Sunday, May 6, 2012

Growing Down

This address was delivered at Infinity Lodge No. 546 on March 14, 2012.  Infinity Lodge is in the process of merging Penn Brotherhood Lodge No. 635 into theirs.  The new Lodge will be a combination of ten previous Lodges.  While this is in many ways a sad commentary on the realities of modern life and the competition for a man's time, Infinity Lodge is one of the most charitable and caring Lodges around.  My Vist there, as it always does, energized and uplifted my soul.

Growing Down 

I find you there in all these things
I care for like a brother.
A seed, you nestle in the smallest of them,
and in the huge ones spread yourself hugely.

Such is the amazing play of the powers:
they give themselves so willingly,
swelling in the roots, thinning as the trunks rise,
and in the high leaves, resurrection.
Rilke, The Book of Hours I, 2

I chose that poem as the epigraph for this talk with the intention of using the growth of a tree as a metaphor for a Masonic Lodge.  I read it, reread it, leaned back at my desk and searched the sky for inspiration, or at least a starting point. 
I started searching for new poems and new stories to inspire me.
Then finally it hit me.  The tree would really be quite a good symbol for a Masonic Lodge if. . .  
If it grew backward.
If each individual Mason was a leaf that stood on its own and the gentle wind of commonality blew us all together, would not that Mystic Tie of our Brotherhood begin to connect us twig by twig?  Small groups of men would join for the common purpose of self-improvement.  As those men met others nearby, they might realize that connecting their branches into a common trunk would give them strength and stability – support for the work that Masons do.  That trunk would put down roots, weaving itself into the ground of the community in which it wants to grow and to which it wants to give protection, shade and comfort.
That’s what I see happening here.  Over the last 100 years or so the branches called Braddock’s Field, Fort Pitt, Homewood, Delta, Justice, Penn, Fox Chapel, Duquesne, Beta and Swissvale Lodges are now poised to be one great tree right here in Penn Hills.  That tree – this Lodge – brings shelter to the school that it neighbors, shade and comfort to those in need and support to the Charities of the Grand Lodge of Pennsylvania.
To continue the metaphor, once our tree has established roots, it must feed to grow.  That food can come in the form of new members.  Each Lodge this year will be required to hold an open house.  Opening our doors to those who know nothing about Freemasonry, what we stand for or the good works we do, is one simple way to attract men of good character who want to make themselves better.  At the Pennsylvania Masonic Congress held in March, a survey was taken and the number one reason those men listed for joining a Lodge was that men they admired were already Masons.  We need to open our doors so that we may inspire others to join our ranks.
Once they have entered, we must teach them.  We need to begin to see the Master/Apprentice relationship as more than allegorical.  We must use the Mentor Program developed by Grand Lodge to impress upon the newest Brother our history, our ideals and our mission.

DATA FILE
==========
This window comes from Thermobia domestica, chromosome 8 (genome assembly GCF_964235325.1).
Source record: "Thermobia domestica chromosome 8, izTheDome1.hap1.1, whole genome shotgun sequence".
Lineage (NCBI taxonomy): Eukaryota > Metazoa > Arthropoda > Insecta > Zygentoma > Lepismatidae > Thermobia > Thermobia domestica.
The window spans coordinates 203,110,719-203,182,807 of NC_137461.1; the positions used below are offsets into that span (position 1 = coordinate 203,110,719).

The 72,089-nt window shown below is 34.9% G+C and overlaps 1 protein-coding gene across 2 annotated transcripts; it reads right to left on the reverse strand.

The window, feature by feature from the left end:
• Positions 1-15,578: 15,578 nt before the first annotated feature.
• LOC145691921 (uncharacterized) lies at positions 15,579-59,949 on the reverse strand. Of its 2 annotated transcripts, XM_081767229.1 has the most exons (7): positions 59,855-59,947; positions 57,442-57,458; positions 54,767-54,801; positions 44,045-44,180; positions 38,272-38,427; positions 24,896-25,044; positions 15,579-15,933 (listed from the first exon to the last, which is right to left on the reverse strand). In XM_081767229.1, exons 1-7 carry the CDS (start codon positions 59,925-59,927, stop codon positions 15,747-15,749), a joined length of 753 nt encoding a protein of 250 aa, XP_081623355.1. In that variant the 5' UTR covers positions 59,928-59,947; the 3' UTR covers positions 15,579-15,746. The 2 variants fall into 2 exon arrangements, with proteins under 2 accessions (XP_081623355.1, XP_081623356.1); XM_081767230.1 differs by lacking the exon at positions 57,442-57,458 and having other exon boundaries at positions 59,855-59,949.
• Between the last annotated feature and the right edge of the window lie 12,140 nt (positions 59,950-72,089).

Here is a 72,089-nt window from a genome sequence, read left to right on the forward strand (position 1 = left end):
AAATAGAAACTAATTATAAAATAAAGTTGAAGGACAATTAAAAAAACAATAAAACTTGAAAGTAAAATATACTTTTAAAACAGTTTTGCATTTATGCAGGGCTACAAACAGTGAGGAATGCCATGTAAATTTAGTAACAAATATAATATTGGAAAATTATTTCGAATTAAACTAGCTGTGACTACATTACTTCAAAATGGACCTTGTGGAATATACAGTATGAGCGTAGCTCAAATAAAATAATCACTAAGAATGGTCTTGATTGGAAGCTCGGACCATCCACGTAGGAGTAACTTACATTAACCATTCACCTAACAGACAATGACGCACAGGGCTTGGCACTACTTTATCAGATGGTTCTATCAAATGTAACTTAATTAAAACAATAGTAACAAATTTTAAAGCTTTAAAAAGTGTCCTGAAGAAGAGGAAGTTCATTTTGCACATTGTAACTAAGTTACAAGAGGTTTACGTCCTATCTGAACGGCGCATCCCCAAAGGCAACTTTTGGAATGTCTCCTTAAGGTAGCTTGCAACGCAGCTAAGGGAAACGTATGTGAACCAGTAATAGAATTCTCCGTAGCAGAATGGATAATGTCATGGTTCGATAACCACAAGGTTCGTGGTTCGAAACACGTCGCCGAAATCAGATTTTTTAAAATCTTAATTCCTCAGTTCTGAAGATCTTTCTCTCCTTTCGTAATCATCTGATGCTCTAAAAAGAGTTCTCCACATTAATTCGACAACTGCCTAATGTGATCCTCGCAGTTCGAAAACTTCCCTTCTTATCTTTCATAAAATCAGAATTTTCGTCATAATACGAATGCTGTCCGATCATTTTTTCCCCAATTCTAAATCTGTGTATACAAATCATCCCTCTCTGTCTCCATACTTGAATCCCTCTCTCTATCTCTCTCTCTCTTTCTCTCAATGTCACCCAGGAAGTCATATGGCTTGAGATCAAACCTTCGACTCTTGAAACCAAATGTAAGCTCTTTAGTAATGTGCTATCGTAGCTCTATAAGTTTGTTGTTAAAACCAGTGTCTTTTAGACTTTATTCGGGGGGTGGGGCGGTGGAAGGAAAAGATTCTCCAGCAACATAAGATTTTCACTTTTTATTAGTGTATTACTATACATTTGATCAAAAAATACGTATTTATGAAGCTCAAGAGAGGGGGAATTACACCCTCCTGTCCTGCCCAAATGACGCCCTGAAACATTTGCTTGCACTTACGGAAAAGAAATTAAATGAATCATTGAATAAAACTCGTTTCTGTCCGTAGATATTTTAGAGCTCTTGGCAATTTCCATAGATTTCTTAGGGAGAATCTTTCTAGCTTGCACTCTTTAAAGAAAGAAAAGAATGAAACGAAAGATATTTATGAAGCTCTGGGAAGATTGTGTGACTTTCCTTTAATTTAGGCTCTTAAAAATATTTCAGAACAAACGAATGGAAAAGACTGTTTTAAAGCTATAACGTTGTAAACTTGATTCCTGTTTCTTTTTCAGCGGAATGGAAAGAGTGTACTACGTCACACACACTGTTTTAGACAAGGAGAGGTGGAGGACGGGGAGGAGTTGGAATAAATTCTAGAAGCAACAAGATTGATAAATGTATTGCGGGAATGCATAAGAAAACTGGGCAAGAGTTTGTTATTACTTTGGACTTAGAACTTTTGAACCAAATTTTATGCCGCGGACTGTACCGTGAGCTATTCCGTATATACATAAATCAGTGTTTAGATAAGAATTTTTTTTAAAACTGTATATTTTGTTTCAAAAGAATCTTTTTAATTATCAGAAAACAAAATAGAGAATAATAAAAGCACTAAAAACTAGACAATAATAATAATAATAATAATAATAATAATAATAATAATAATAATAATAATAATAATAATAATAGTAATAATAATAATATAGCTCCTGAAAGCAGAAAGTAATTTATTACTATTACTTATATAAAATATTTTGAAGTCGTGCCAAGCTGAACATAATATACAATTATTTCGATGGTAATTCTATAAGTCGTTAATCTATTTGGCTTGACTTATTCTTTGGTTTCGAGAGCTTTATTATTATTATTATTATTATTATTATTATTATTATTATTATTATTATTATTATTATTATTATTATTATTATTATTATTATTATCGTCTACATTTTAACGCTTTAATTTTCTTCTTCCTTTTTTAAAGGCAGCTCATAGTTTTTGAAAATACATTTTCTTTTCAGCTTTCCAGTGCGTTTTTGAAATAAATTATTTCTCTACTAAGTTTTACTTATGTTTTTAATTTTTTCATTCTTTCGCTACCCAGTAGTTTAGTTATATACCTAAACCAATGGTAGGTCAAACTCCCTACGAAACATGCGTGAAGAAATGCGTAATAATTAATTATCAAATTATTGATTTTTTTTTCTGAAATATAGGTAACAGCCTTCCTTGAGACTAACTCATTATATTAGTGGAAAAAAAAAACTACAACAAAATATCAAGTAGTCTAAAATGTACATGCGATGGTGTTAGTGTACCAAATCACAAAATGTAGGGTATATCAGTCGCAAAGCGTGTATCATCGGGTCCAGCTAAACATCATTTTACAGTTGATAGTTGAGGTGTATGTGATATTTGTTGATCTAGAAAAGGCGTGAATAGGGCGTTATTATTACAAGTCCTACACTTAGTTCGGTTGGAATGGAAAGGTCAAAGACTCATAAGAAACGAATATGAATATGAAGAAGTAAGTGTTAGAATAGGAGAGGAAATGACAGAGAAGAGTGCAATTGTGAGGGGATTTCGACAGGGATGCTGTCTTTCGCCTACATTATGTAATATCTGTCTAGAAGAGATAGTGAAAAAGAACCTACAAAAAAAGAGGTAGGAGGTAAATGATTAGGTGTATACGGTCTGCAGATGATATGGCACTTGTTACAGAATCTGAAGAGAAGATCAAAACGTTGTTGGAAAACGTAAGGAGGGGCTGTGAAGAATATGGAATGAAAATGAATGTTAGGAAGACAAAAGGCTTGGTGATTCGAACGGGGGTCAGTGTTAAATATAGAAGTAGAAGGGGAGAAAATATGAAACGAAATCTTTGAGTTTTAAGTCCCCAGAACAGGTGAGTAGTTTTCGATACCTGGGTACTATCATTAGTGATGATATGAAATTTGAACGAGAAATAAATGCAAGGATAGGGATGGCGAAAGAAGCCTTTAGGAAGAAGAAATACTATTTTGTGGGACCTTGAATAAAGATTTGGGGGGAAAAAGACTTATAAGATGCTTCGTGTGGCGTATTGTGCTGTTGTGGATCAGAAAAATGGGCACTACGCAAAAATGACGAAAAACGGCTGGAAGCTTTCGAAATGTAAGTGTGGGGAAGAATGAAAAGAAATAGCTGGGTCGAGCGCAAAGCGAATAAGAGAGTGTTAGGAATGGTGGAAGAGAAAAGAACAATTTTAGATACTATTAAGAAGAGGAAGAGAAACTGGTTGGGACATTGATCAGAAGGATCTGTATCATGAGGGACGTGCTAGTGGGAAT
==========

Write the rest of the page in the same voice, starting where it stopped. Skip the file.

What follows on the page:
The Online Education program of the Grand Lodge allows all Pennsylvania Masons to take classes on Masonic Law, History of the Craft and the Mentor program with new classes to be added soon.  Each of you should sign up that you might be better equipped to tell a non Mason friend why you’re proud to be a Freemason.
The Grand Master’s theme for his term is “Freemasons: Master Builders. Building for our Future.”   He has given us many ways to nourish our trees.  The Grand Master’s Award for the Lodges who earnestly attempt to make themselves better, the Master Builder’s Award for new Masons who complete a list of items designed to make them active, educated and useful members of the Lodge as well as the other tools I mention above are all food to help our hungry plant thrive.  In return we are asked to do some hard work.  We have been asked to donate funds to the Library and Museum this year and the Masonic Children’s Home next year.  We are expected to open our doors and become beacons in our community where good men gather to do great things.  In short we are tasked with being good Masons.
I would like to close with a poem by Rumi.  To me, it illustrates the connectedness that we all must have to those around us and how that connectedness – like our tree - can lift us all into greatness.
How does part of the world leave the world?
How can wetness leave water?
Don't try to put out a fire by throwing on
more fire. Don't wash a wound with blood.

No matter how fast you run, your shadow
more than keeps up. Sometimes it's in front.
Only full, overhead sun diminishes your shadow.

But that shadow has been serving you.
What hurts you blesses you.

Darkness is your candle.
Your boundaries are your quest.

I can explain this, but it would break the glass cover
on your heart, and there is no fixing that.

You must have shadow and light source both.
Listen, and lay your head under the tree of awe.

When from that tree, feathers and wings
sprout on your soul, be quieter than a dove.
Don't open your mouth for even a cooooo.
~ Tr. Coleman Barks

No comments:

Post a Comment